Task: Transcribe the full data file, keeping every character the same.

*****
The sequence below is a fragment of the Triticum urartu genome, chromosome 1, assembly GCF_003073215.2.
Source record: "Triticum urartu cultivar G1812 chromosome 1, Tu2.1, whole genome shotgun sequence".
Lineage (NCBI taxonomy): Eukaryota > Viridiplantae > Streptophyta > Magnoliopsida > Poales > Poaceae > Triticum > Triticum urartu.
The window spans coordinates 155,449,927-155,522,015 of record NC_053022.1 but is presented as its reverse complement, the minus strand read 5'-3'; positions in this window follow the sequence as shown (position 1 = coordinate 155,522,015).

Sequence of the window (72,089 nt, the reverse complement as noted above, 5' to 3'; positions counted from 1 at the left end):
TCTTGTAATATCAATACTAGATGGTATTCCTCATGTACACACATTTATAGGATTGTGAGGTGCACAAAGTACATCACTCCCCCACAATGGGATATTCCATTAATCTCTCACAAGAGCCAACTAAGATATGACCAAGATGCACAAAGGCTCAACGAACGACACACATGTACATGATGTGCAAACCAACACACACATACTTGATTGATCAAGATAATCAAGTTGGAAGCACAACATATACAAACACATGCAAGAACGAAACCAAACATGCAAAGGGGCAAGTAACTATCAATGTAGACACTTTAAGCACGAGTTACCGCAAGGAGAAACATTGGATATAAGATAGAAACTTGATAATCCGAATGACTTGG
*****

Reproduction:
The sequence below is a fragment of the Triticum urartu genome, chromosome 1, assembly GCF_003073215.2.
Source record: "Triticum urartu cultivar G1812 chromosome 1, Tu2.1, whole genome shotgun sequence".
Lineage (NCBI taxonomy): Eukaryota > Viridiplantae > Streptophyta > Magnoliopsida > Poales > Poaceae > Triticum > Triticum urartu.
The window spans coordinates 155,449,927-155,522,015 of record NC_053022.1 but is presented as its reverse complement, the minus strand read 5'-3'; positions in this window follow the sequence as shown (position 1 = coordinate 155,522,015).

Sequence of the window (72,089 nt, the reverse complement as noted above, 5' to 3'; positions counted from 1 at the left end):
TCTTGTAATATCAATACTAGATGGTATTCCTCATGTACACACATTTATAGGATTGTGAGGTGCACAAAGTACATCACTCCCCCACAATGGGATATTCCATTAATCTCTCACAAGAGCCAACTAAGATATGACCAAGATGCACAAAGGCTCAACGAACGACACACATGTACATGATGTGCAAACCAACACACACATACTTGATTGATCAAGATAATCAAGTTGGAAGCACAACATATACAAACACATGCAAGAACGAAACCAAACATGCAAAGGGGCAAGTAACTATCAATGTAGACACTTTAAGCACGAGTTACCGCAAGGAGAAACATTGGATATAAGATAGAAACTTGATAATCCGAATGACTTGG